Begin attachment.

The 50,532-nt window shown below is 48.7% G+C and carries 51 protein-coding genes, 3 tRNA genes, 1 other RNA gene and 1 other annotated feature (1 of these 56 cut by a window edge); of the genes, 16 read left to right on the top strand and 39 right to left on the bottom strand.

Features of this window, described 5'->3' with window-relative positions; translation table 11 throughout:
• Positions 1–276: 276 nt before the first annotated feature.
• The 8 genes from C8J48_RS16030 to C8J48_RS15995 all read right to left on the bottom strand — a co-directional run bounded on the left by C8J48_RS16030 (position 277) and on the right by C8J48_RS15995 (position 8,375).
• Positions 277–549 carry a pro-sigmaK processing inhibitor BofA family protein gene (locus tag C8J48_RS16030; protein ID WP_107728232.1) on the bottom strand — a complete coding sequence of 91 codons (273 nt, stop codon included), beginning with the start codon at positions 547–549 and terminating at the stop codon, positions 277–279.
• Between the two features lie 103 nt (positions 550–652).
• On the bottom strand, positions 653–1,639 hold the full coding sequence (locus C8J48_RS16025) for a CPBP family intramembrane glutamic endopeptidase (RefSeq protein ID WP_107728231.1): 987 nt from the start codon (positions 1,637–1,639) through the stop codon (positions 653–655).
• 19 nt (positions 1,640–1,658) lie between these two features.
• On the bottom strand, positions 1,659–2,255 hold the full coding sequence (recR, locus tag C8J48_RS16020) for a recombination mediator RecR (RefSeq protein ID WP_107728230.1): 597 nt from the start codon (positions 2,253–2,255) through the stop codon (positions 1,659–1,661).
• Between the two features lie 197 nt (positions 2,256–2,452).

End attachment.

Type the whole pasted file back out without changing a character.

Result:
The 50,532-nt window shown below is 48.7% G+C and carries 51 protein-coding genes, 3 tRNA genes, 1 other RNA gene and 1 other annotated feature (1 of these 56 cut by a window edge); of the genes, 16 read left to right on the top strand and 39 right to left on the bottom strand.

Features of this window, described 5'->3' with window-relative positions; translation table 11 throughout:
• Positions 1–276: 276 nt before the first annotated feature.
• The 8 genes from C8J48_RS16030 to C8J48_RS15995 all read right to left on the bottom strand — a co-directional run bounded on the left by C8J48_RS16030 (position 277) and on the right by C8J48_RS15995 (position 8,375).
• Positions 277–549 carry a pro-sigmaK processing inhibitor BofA family protein gene (locus tag C8J48_RS16030; protein ID WP_107728232.1) on the bottom strand — a complete coding sequence of 91 codons (273 nt, stop codon included), beginning with the start codon at positions 547–549 and terminating at the stop codon, positions 277–279.
• Between the two features lie 103 nt (positions 550–652).
• On the bottom strand, positions 653–1,639 hold the full coding sequence (locus C8J48_RS16025) for a CPBP family intramembrane glutamic endopeptidase (RefSeq protein ID WP_107728231.1): 987 nt from the start codon (positions 1,637–1,639) through the stop codon (positions 653–655).
• 19 nt (positions 1,640–1,658) lie between these two features.
• On the bottom strand, positions 1,659–2,255 hold the full coding sequence (recR, locus tag C8J48_RS16020) for a recombination mediator RecR (RefSeq protein ID WP_107728230.1): 597 nt from the start codon (positions 2,253–2,255) through the stop codon (positions 1,659–1,661).
• Between the two features lie 197 nt (positions 2,256–2,452).